Does Getting Married on a “Gimmick Day” Mean You Will End Up Divorced?


Valentines’ Day – loved by some, loathed by others. Our Family Law team certainly enjoyed it earlier this week! As did florists across the land.

It’s only a day after all – or is it?

A recent study claimed that people who got married on so called gimmick days – such as Valentine’s Day – were more likely to end up divorced. According to a team at the University of Melbourne, Valentine’s Day and days such as 9/9/99 or 1/2/03 were hugely popular wedding dates.

Dr Jan Kabatek and Professor David Ribar acknowledge that it’s not the date itself that increases a couple’s vulnerability but rather what the choice of date reveals about the couple. It is argued that couples who marry on special dates perhaps have less in common and as such are more likely to end up in a divorce.

Can that possibly be true?!

I can’t say that in my time as a trainee solicitor in the Blackadders Family Law team that I’ve seen a high proportion of divorces where the date of marriage was Valentine’s day or any other gimmick day.

I wondered if the same rationale would apply to gimmicky wedding venues or themes, but again I can’t say I’ve noticed a propensity for divorce amongst those married by an Elvis impersonator in Las Vegas. Or maybe clients don’t expose these darkest secrets to their lawyer…

Either way, my advice is to take no notice of this “fake news”!

I think that days like Valentine’s Day do cause people to consider their relationship and reflect on their future together. This is verified by another study which suggests that there is a statistical spike in the number of relationships ending in the days around Valentine’s Day. I wonder if that is just part of the much publicised post-Christmas spike in separations that supposedly inundate Family Lawyers every January.

If you have recently separated then here are a few simple pieces of advice to follow:

A Survival Guide

  1. Don’t listen to well-meaning friends and relatives. Whether they’ve been through a divorce or not, no two cases are the same, nor are the people involved in the relationship.
  2. If you are considering a divorce, see a lawyer for some initial advice on the process involved. Even if you are not ready to progress things, initial advice can help put your mind at rest. Remember a lawyer is not going to be emotionally attached to the situation like you and your well-meaning friends.
  3. Stay off social media. Facebook, Twitter, Instagram and other social media can provide people with a minefield of problems. Remember once you post something online it can be used as evidence. Aggravating, threating and insulting posts can be quite damning in a divorce or child custody case.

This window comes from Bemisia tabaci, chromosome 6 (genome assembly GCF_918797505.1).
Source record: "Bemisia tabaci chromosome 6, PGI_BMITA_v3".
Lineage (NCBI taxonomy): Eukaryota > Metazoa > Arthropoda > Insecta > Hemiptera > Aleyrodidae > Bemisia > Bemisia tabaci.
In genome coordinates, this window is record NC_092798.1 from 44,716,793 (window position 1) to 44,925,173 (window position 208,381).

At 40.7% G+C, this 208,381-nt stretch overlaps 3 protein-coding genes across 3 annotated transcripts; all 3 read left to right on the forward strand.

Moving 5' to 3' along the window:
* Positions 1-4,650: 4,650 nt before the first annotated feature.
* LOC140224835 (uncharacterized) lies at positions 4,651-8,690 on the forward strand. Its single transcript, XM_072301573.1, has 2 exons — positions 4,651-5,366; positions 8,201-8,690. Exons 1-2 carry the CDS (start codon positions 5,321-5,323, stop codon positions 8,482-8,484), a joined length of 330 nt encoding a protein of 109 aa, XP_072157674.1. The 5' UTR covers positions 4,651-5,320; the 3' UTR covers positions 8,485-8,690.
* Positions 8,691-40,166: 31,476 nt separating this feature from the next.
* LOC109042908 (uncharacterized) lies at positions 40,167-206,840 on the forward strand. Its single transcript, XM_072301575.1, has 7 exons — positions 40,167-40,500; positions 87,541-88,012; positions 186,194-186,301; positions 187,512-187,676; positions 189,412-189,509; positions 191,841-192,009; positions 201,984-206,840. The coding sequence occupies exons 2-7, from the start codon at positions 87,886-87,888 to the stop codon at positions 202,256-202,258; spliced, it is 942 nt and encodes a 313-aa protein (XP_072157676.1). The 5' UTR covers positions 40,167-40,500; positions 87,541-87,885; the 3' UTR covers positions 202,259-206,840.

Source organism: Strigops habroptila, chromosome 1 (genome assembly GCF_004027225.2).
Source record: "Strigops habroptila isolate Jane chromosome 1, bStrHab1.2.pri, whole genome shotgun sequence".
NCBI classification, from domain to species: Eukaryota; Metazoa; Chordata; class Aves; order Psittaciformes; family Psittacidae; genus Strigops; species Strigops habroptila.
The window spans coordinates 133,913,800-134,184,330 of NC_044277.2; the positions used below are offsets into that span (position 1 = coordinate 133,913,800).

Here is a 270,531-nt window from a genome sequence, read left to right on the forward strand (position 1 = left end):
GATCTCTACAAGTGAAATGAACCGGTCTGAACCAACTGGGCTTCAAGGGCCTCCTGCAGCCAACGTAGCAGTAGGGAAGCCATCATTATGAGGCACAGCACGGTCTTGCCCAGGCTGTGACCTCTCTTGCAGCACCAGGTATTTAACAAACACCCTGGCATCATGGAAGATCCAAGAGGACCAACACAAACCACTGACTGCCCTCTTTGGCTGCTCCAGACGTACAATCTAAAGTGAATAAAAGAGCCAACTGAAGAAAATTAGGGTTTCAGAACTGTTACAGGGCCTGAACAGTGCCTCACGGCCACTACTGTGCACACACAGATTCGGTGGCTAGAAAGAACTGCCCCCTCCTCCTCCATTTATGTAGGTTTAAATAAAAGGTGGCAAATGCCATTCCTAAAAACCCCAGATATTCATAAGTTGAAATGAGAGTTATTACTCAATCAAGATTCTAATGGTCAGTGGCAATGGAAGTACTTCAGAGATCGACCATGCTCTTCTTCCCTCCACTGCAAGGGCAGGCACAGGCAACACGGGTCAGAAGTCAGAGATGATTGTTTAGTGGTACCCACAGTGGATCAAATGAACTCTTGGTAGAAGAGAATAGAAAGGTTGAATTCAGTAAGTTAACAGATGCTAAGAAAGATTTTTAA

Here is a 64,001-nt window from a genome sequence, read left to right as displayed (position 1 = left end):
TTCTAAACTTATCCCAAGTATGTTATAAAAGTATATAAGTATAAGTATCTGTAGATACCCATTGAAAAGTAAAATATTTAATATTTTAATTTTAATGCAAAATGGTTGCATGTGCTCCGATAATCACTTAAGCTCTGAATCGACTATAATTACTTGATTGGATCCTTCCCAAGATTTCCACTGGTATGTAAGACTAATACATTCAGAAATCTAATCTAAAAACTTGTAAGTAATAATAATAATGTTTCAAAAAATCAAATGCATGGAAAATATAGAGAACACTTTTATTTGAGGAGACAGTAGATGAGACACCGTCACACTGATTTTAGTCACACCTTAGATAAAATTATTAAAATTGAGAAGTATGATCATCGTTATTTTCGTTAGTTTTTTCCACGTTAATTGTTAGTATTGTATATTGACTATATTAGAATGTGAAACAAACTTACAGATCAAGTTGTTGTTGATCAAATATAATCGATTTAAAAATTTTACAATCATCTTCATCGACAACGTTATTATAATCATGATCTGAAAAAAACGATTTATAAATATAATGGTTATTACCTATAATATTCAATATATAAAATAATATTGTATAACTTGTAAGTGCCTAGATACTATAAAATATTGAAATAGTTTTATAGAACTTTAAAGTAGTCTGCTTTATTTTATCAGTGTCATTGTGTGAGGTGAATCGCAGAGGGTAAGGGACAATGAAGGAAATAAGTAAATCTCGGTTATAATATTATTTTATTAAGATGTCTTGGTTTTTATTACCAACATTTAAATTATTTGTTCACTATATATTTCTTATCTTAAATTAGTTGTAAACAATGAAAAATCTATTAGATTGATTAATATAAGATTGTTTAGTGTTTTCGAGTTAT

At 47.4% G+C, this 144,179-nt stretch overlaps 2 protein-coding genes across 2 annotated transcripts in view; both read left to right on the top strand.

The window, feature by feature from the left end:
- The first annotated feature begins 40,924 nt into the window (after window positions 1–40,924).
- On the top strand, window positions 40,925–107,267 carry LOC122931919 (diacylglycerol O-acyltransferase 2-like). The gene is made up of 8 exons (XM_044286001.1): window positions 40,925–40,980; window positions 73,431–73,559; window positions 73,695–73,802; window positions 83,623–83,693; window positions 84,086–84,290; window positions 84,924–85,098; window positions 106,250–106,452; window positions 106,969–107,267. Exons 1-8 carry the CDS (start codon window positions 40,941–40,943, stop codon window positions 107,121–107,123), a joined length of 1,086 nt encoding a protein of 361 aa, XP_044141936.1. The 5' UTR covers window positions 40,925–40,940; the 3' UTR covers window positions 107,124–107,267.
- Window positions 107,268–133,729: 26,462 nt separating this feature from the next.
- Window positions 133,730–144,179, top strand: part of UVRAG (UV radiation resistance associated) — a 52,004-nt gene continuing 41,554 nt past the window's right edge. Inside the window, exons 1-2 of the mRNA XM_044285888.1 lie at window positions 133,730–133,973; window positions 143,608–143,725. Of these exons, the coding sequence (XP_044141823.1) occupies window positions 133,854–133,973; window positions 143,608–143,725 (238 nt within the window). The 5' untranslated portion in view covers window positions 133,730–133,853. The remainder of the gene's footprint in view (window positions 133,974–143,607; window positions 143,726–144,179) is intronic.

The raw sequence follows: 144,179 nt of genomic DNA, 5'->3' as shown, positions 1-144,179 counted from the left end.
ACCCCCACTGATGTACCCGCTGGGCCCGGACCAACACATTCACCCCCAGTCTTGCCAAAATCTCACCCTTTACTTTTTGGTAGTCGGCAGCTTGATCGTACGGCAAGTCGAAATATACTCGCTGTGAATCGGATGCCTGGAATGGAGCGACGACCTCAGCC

“Roses are red, violets are blue, when you need family law advice…we are here to help you!”

Gillian Wilson
Trainee Solicitor – Family Law

New Bankruptcy Court Rules Come Into Force

The Bankruptcy (Scotland) Act 2016 came into force on 30 November 2016 and with it the new Act of Sederunt (Sheriff Court Bankruptcy Rules) 2016. These rules apply to any sequestrations for which the petition is presented, or the debtor application is made, on or after that date.

The new legislation aims to codify and consolidate all of the existing bankruptcy legislation rather than revolutionise the area and the new court rules have largely the same purpose in attempting to make the process more user friendly and accessible in its expression and processes. Many of the 2008 Rules reappear, albeit in an improved order, in the new rules.

One particularly useful addition to the Rules is a dispensing power of the court under Chapter 2 to relieve a party from the consequences of a failure to comply with a provision in the Rules in the event of mistake, oversight or other excusable cause. The Sheriff may use this dispensing power to enable proceedings to progress as if such a failure had not occurred. This will be a welcome relief to many practitioners who are more than aware that the smallest error in procedure can result in the entire court process needing to be recommenced. However, practitioners should not presume that the Court will always make allowances for procedural failings as under Chapter 3 of the Rules the Sheriff may also use their discretion to dispose of the proceedings where such a failure does occur.

The Rules also seek to make the process more accessible to those unable to obtain legal representation. Chapter 4 of the Rules, in addition to permitting suitable lay supporters, also allows for lay representation. However, this is not an automatic entitlement and the Sheriff may only grant an application if they consider that it would assist the Sheriff’s consideration of the case to grant it.

The 2016 Act will likely facilitate a considerable number of AIB sequestrations out with the traditional court process. However, Chapter 9 of the Rules provides that an appeal may be made to the Sheriff where the extra judicial process has been utilised. Meanwhile Chapter 10 provides for the appeal of traditional court process sequestrations to the new Sheriff Appeal Court via Chapter 6 of the Sheriff Appeal Court Rules.